5.3 Why is the flag blowing in the wind on an airless Moon?

IN A NUTSHELL: It’s not blowing in any wind: it's hanging from a horizontal rod, because NASA figured out a limp US flag would not be cool.

THE DETAILS: Some hoax theorists say that the American flag is fluttering in the wind in the Apollo photographs, as in Figure 5.3-1. But there’s no air on the Moon. Therefore, they argue, the photographs are fake.

Figure 5.3-1. Apollo 11’s flag. Photo AS11-40-5874.

Actually, the flag seems to be fluttering because it’s hanging from a horizontal rod, which is clearly visible along its top edge if the photographs are examined carefully. Figure 5.3-2 below is a detail of Figure 5.3-1.

Figure 5.3-2. The horizontal rod that supports the flag. Detail of photo AS11-40-5874.

NASA, not being dumb, realized well before the landings that on the airless Moon there would be no wind to make the flag wave, leading to a rather uninspiring droop, so this simple technical workaround was devised.

The flag also looks like it’s wind-blown because of its billowed-out shape. But if you look carefully, you’ll notice that it’s crumpled and creased, rather than wavy as a wind-blown flag should be. It has sharp creases due to the fact that it was carried to the Moon tightly packed and folded in a casing attached to one of the legs of the lunar module. When the astronauts erected it on the Moon, they chose not to smooth out all of these creases, so that it would look like it was being proudly flown by the wind, like a traditional flag.

In some missions the telescopic horizontal rod didn’t extend fully, so the upper edge of the flag remained gathered instead of being stretched straight. This brought out the creases even more and enhanced the remarkable illusion of a billowing flag.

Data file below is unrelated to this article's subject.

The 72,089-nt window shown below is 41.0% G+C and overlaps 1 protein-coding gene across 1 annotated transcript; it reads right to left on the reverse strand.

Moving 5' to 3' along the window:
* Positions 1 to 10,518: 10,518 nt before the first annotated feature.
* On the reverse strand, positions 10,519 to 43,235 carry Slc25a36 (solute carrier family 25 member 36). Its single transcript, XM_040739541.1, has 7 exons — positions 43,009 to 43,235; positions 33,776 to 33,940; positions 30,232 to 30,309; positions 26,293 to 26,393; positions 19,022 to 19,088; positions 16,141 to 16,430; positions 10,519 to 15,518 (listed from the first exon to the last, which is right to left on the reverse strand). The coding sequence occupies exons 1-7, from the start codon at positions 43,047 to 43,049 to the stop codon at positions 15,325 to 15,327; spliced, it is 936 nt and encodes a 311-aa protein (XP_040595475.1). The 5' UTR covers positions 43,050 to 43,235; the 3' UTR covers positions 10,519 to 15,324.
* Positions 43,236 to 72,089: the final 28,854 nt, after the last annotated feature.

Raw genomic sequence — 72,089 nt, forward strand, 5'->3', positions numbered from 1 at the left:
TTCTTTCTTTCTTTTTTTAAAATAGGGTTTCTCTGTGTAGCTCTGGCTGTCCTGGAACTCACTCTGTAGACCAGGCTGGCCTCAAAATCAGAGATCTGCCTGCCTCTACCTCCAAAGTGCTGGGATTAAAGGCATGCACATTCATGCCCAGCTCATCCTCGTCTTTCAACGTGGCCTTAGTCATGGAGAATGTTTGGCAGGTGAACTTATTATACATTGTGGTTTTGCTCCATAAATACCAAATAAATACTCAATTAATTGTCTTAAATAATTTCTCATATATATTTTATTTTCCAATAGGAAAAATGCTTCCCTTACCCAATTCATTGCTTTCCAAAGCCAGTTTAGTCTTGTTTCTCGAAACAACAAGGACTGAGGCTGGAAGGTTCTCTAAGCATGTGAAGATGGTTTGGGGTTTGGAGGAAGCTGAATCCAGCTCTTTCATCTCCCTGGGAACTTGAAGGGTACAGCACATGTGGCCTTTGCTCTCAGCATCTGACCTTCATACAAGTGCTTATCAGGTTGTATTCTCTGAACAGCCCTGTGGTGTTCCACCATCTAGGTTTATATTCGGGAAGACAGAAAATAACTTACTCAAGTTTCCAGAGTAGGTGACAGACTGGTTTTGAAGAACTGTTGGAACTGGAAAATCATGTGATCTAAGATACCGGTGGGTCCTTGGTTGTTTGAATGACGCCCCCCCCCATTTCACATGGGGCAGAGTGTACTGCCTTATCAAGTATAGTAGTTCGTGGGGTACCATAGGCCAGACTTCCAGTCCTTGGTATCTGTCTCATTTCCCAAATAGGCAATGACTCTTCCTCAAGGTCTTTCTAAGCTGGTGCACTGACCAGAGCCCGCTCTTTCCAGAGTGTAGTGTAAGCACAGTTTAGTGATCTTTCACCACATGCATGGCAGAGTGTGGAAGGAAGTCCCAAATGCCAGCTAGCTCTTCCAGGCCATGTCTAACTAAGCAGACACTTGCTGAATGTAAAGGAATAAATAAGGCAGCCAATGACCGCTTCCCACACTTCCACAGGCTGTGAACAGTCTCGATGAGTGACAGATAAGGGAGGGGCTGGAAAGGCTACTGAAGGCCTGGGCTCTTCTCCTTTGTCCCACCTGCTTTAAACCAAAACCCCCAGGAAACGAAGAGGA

Further evidence that the flag isn’t fluttering in a draft on a movie set is that pictures taken at different times (Figures 5.3-3, -4, -5 and -6) show that its shape never changes unless the astronauts touch it. The same crease pattern persists for tens of minutes, for example in the following stills from the Apollo 11 mission, showing that this fluttering is not caused by some draft or wind on a movie set.

Figure 5.3-3. The Apollo 11 flag no longer moves after it has been positioned. This is a frame from the 16 mm film, taken just after the flag was planted.

Figure 5.3-4. 10 minutes after being planted, the flag is still identical.

Figure 5.3-5. Twenty minutes after being planted, the flag hasn’t changed at all.

Figure 5.3-6. Thiry minutes after being planted, it’s still unchanged.

Besides, why would the alleged makers of such an elaborate and crucially important important hoax make such an obvious mistake during filming? And why would they leave it in the published photos and film footage?

Moon hoax theorists also claim that the flag moves suspiciously in the live television and movie footage of the missions. These claims will be discussed in Chapter 6.